It is mighty, mighty, cold here in Chicago. I gave into curiosity and went for my traditional "snow walk" last night and today. I love the snow. I like a good blizzard. We ghetto nerds take any chance necessary to pretend we are on Hoth with Luke and Han.
I will spare you the obligatory "And I thought they smelled bad on the outside" joke.
Even by my winter loving standards, 40 below zero turned me around as I sought shelter. May the fates have mercy on animals, the homeless, and any other folks who do not have ready access to warmth.
I am about to eat a homemade bowl of Vietnamese Pho soup, watch Netflix, drink some beer, and get ready for work on Wednesday. As I watched the temperature plummet to dangerously low levels here in Chicago, I was reminded that everything hurts in extreme cold, basic movements are made difficult, and simple tasks made complex.
For my ghetto nerds and grognards, can you imagine fighting a war in such an environment?
In most other countries, 2014 will bring public discussions and memorials for the one hundred year anniversary of World War One. America is a world onto itself. Thus, we do not concern ourselves with World War One because World War Two is the only war in human history that really "mattered".
The cult of the Greatest Generation was born out of American triumphalism at the end of the Cold War. Its blinders remain. American Exceptionalism will ensure their long-term hold on the country's sense of geopolitics.
Nevertheless, the 100 year anniversary of World War One has generated some great discussions both online and in print.
Michael Moran, writing at the globalpost, puts World War One in the context of a centuries-long ethnic conflict.
Niall Ferguson made a similar observation in his book and documentary The War of the World.
World War One brought the end of several empires and the subsequent redrawing of maps. We saw the mess that such events wrought in both World War Two and the present Middle East.
Many Americans are obsessed by the Civil War. World War One is a similar fixation for the British.
There is a spirited conversation in the British press between Nigel Farage, Chris Newton, Michael Gove about the leadership ability and skill of British generals during World War One. This is very rich debate as it signals how World War One's echos, and present day efforts to make sense of the slaughter and seeming (early) incompetence of the Allied forces, are located along current ideological divides in British politics.
Based on my growing knowledge of World War One, there seems to be a good amount of revisionist scholarship which is challenging the conventional wisdom about the "human expensive" military tactics of the era on the Eastern and Western fronts.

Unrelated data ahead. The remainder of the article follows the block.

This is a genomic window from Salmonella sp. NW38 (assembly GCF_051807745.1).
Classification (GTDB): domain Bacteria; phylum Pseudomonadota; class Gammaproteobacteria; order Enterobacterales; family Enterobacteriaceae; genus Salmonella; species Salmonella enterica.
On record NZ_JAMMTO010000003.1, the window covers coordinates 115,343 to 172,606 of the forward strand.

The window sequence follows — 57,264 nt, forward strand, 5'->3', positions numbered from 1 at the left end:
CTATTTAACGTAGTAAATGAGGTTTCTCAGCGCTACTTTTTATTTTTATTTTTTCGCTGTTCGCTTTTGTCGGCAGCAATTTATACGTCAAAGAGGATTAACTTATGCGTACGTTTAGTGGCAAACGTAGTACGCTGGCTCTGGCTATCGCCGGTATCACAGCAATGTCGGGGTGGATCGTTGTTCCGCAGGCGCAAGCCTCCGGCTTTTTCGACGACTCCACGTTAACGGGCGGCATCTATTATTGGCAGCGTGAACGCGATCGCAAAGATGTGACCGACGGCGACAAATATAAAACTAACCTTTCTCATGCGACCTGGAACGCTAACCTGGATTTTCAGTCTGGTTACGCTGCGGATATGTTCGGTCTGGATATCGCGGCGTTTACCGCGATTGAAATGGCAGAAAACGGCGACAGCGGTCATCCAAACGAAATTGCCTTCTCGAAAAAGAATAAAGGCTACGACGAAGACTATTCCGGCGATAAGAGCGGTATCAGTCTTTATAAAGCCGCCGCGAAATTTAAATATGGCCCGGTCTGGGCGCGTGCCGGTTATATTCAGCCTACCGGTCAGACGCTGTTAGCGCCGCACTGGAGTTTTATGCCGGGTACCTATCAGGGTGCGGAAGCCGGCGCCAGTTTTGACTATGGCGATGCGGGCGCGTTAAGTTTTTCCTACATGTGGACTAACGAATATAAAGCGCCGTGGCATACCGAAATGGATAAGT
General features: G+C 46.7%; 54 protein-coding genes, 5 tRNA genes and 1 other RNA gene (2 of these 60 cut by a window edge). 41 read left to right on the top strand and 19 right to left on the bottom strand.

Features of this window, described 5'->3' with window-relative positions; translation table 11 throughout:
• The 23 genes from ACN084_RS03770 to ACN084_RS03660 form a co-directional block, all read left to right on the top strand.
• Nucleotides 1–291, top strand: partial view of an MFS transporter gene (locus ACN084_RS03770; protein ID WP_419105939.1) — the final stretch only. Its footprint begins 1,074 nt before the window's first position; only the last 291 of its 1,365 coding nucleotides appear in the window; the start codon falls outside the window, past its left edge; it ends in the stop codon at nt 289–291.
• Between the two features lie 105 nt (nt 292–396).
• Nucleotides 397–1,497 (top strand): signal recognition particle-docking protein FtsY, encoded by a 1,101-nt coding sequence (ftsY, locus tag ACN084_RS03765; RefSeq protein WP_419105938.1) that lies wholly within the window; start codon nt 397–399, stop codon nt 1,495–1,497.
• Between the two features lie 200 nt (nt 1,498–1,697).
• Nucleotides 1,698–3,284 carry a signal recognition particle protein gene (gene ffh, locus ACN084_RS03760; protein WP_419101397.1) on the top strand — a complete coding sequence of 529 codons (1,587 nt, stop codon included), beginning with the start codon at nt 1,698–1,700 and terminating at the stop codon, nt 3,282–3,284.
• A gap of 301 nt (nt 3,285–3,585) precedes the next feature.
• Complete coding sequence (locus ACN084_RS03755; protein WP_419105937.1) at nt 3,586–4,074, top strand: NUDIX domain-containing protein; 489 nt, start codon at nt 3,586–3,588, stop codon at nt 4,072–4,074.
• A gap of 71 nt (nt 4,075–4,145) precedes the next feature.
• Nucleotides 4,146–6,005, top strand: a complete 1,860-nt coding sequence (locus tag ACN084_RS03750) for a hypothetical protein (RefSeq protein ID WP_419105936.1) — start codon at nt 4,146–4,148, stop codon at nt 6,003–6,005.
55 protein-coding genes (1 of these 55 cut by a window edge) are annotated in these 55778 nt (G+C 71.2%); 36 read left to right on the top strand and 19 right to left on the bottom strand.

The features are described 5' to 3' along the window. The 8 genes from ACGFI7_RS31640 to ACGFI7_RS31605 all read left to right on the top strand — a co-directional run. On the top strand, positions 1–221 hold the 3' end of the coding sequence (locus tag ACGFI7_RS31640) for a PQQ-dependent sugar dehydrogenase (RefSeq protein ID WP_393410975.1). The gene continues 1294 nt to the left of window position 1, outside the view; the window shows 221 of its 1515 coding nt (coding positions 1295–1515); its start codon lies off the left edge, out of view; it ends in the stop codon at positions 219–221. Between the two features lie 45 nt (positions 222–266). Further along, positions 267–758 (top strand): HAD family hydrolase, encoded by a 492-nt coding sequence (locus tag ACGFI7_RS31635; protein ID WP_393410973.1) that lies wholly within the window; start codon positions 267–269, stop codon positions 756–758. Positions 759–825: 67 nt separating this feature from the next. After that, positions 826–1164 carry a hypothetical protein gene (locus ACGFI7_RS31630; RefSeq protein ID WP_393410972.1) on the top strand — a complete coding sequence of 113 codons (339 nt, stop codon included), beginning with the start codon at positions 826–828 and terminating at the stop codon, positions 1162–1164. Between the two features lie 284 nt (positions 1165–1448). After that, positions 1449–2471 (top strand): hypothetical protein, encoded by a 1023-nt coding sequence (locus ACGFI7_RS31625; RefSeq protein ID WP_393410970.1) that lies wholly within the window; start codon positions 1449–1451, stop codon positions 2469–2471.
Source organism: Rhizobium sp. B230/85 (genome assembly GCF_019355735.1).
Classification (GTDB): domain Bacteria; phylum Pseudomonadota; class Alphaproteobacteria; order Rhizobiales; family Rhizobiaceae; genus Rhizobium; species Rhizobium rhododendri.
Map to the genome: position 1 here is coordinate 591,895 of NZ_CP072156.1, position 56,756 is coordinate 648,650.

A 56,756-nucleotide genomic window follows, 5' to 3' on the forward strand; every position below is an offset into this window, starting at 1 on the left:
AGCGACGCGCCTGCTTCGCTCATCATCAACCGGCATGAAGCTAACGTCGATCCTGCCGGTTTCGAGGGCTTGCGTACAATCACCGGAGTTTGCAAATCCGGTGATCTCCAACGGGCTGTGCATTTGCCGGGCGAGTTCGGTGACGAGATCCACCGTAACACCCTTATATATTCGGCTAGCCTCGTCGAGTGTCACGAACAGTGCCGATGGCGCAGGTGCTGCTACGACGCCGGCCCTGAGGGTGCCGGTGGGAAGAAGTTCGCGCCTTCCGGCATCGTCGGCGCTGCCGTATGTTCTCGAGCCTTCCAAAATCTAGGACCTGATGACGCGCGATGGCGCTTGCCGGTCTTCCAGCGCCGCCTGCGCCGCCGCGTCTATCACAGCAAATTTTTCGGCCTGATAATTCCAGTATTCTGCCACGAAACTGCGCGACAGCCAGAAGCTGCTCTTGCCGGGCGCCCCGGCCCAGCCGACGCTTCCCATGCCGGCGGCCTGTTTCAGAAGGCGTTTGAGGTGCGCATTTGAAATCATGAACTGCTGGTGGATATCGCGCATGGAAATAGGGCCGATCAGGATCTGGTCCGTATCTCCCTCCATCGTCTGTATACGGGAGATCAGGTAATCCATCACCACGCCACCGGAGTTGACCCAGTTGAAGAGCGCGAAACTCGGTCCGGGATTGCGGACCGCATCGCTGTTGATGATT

One school of thought suggests that the British and the French were not as inept in their war fighting as popular memory would suggest. Their tactics and strategies were simply not prepared for industrial warfare and mass mobilization. The generals soon learned to innovate. Unfortunately, millions of deaths later, technology had still created too great a gap between what the military leadership wanted to accomplish and what was feasible.
Other scholars argue that there was a culture of death that possessed the collective psyches of the British and French military leadership class. "Paying the butcher's bill" was tied to a sense of honor and national pride. This created a callousness toward human loss that left millions dead at Ypres, the Somme, the Marne, and Gallipoli.
The award winning graphic novelist Joe Sacco captures the banality of those grand theory and meta-level discussions, written a century or so later, for the soldier on the ground in his new work The Great War. Graphic novels and comic books are much more than pictures with words. His depiction of the Battle of the Somme contains some of the most moving images about World War One that I have ever seen. Troubling. Sad.
Trying to stay warm in Chicago reminded me of the "war in snow and ice" which was fought in the Alps during World War One by elite Italian and Austrian troops. The Italian mountain forces, who are among the best in the world, still serve today. At 40 below zero, "the Alpini" would probably consider the cold here in Chicago, and the Midwest, more generally, akin to a warm summer day. But then again, they would probably have the good sense to hunker down and stay warm. You cannot fight Mother Nature and win. Or can you?
How are you all enjoying (or not) the cold and ice?